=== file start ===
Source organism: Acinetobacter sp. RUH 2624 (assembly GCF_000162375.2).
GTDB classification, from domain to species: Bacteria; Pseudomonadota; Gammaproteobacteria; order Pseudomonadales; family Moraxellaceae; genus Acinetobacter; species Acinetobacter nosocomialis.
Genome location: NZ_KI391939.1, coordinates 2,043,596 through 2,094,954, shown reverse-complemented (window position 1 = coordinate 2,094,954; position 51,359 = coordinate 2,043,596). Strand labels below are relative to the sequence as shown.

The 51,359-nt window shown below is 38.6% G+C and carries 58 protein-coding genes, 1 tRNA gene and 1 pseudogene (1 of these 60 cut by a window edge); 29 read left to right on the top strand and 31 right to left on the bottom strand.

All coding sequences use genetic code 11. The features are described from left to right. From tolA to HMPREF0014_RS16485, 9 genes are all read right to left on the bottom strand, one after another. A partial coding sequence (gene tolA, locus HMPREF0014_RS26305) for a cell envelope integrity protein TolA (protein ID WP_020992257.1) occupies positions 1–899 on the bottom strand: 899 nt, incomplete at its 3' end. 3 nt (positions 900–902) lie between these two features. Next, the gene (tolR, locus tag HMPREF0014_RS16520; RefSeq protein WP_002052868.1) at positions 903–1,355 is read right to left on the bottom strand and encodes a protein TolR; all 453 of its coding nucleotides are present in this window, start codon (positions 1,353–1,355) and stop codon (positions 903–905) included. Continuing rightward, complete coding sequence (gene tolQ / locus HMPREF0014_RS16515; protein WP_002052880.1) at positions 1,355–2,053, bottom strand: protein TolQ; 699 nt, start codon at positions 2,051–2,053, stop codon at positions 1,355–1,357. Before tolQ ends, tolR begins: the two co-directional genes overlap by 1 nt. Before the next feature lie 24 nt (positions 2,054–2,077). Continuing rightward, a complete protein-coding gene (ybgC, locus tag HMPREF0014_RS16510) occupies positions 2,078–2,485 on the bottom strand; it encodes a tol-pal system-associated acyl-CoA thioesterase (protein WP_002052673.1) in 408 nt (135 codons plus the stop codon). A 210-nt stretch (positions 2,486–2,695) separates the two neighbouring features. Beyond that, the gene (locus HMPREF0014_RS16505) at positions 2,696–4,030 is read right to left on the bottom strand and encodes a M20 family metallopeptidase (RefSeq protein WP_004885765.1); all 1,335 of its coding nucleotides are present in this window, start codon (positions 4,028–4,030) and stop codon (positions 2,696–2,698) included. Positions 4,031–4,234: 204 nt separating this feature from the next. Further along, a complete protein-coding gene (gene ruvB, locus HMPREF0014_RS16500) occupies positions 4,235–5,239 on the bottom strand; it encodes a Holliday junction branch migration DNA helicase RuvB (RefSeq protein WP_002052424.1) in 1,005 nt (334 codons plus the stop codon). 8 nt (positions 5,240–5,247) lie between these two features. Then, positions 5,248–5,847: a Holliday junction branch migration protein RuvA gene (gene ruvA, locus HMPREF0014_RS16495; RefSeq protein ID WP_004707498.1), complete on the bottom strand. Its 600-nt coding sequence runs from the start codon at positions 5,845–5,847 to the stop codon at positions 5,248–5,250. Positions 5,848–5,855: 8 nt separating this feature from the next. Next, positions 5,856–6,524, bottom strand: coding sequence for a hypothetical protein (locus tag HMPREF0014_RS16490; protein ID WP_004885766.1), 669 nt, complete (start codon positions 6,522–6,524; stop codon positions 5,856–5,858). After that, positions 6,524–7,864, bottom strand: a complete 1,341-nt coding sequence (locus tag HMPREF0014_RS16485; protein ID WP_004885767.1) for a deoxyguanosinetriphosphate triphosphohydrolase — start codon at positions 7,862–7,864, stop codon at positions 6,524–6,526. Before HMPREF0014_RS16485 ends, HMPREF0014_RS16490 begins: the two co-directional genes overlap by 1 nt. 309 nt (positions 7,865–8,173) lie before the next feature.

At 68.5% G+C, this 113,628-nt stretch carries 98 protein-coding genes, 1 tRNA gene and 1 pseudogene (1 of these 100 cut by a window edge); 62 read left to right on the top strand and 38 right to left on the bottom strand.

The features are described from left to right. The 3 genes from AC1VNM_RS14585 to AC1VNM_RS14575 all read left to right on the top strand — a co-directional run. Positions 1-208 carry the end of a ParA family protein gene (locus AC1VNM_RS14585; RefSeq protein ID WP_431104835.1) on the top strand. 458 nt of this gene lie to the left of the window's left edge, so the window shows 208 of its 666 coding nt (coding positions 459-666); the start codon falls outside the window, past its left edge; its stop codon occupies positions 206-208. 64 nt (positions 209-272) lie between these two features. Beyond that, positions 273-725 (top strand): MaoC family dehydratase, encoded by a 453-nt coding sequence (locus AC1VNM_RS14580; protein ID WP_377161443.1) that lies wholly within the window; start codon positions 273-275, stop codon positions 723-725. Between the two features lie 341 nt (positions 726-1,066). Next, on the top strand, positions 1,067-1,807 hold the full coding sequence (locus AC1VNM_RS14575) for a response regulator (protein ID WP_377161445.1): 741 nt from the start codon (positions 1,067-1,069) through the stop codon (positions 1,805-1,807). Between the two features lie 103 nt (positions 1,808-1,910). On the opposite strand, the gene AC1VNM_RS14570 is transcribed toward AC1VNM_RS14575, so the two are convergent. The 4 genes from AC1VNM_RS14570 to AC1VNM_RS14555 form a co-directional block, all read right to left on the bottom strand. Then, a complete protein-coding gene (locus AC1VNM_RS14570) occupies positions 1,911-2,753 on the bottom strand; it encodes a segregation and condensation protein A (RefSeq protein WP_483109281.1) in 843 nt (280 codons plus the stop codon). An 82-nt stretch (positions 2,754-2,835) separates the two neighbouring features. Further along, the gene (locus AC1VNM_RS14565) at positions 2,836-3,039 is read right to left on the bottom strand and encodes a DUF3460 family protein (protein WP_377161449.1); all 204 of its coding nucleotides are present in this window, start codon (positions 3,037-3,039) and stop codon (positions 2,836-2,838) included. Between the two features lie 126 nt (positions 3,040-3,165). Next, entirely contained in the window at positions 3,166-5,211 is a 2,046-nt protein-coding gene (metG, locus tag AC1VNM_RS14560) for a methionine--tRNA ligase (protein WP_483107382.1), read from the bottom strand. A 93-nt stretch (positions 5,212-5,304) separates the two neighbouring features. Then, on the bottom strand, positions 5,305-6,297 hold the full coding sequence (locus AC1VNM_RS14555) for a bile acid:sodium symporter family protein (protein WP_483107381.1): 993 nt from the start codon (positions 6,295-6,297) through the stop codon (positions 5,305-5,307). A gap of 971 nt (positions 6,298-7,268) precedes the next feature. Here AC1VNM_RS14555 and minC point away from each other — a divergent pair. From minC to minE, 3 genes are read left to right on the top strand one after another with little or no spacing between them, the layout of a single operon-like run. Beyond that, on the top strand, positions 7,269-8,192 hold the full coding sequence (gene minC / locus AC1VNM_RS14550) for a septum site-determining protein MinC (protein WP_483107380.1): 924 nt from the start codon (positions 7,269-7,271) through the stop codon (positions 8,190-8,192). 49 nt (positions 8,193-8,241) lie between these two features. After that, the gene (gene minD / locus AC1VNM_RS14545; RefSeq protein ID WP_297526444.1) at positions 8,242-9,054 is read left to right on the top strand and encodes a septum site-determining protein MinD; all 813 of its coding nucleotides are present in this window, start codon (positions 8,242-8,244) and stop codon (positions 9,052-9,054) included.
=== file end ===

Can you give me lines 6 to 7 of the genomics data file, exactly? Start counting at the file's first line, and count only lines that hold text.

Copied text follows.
At 68.5% G+C, this 113,628-nt stretch carries 98 protein-coding genes, 1 tRNA gene and 1 pseudogene (1 of these 100 cut by a window edge); 62 read left to right on the top strand and 38 right to left on the bottom strand.

The features are described from left to right. The 3 genes from AC1VNM_RS14585 to AC1VNM_RS14575 all read left to right on the top strand — a co-directional run. Positions 1-208 carry the end of a ParA family protein gene (locus AC1VNM_RS14585; RefSeq protein ID WP_431104835.1) on the top strand. 458 nt of this gene lie to the left of the window's left edge, so the window shows 208 of its 666 coding nt (coding positions 459-666); the start codon falls outside the window, past its left edge; its stop codon occupies positions 206-208. 64 nt (positions 209-272) lie between these two features. Beyond that, positions 273-725 (top strand): MaoC family dehydratase, encoded by a 453-nt coding sequence (locus AC1VNM_RS14580; protein ID WP_377161443.1) that lies wholly within the window; start codon positions 273-275, stop codon positions 723-725. Between the two features lie 341 nt (positions 726-1,066). Next, on the top strand, positions 1,067-1,807 hold the full coding sequence (locus AC1VNM_RS14575) for a response regulator (protein ID WP_377161445.1): 741 nt from the start codon (positions 1,067-1,069) through the stop codon (positions 1,805-1,807). Between the two features lie 103 nt (positions 1,808-1,910). On the opposite strand, the gene AC1VNM_RS14570 is transcribed toward AC1VNM_RS14575, so the two are convergent. The 4 genes from AC1VNM_RS14570 to AC1VNM_RS14555 form a co-directional block, all read right to left on the bottom strand. Then, a complete protein-coding gene (locus AC1VNM_RS14570) occupies positions 1,911-2,753 on the bottom strand; it encodes a segregation and condensation protein A (RefSeq protein WP_483109281.1) in 843 nt (280 codons plus the stop codon). An 82-nt stretch (positions 2,754-2,835) separates the two neighbouring features. Further along, the gene (locus AC1VNM_RS14565) at positions 2,836-3,039 is read right to left on the bottom strand and encodes a DUF3460 family protein (protein WP_377161449.1); all 204 of its coding nucleotides are present in this window, start codon (positions 3,037-3,039) and stop codon (positions 2,836-2,838) included. Between the two features lie 126 nt (positions 3,040-3,165). Next, entirely contained in the window at positions 3,166-5,211 is a 2,046-nt protein-coding gene (metG, locus tag AC1VNM_RS14560) for a methionine--tRNA ligase (protein WP_483107382.1), read from the bottom strand. A 93-nt stretch (positions 5,212-5,304) separates the two neighbouring features. Then, on the bottom strand, positions 5,305-6,297 hold the full coding sequence (locus AC1VNM_RS14555) for a bile acid:sodium symporter family protein (protein WP_483107381.1): 993 nt from the start codon (positions 6,295-6,297) through the stop codon (positions 5,305-5,307). A gap of 971 nt (positions 6,298-7,268) precedes the next feature. Here AC1VNM_RS14555 and minC point away from each other — a divergent pair. From minC to minE, 3 genes are read left to right on the top strand one after another with little or no spacing between them, the layout of a single operon-like run. Beyond that, on the top strand, positions 7,269-8,192 hold the full coding sequence (gene minC / locus AC1VNM_RS14550) for a septum site-determining protein MinC (protein WP_483107380.1): 924 nt from the start codon (positions 7,269-7,271) through the stop codon (positions 8,190-8,192). 49 nt (positions 8,193-8,241) lie between these two features. After that, the gene (gene minD / locus AC1VNM_RS14545; RefSeq protein ID WP_297526444.1) at positions 8,242-9,054 is read left to right on the top strand and encodes a septum site-determining protein MinD; all 813 of its coding nucleotides are present in this window, start codon (positions 8,242-8,244) and stop codon (positions 9,052-9,054) included.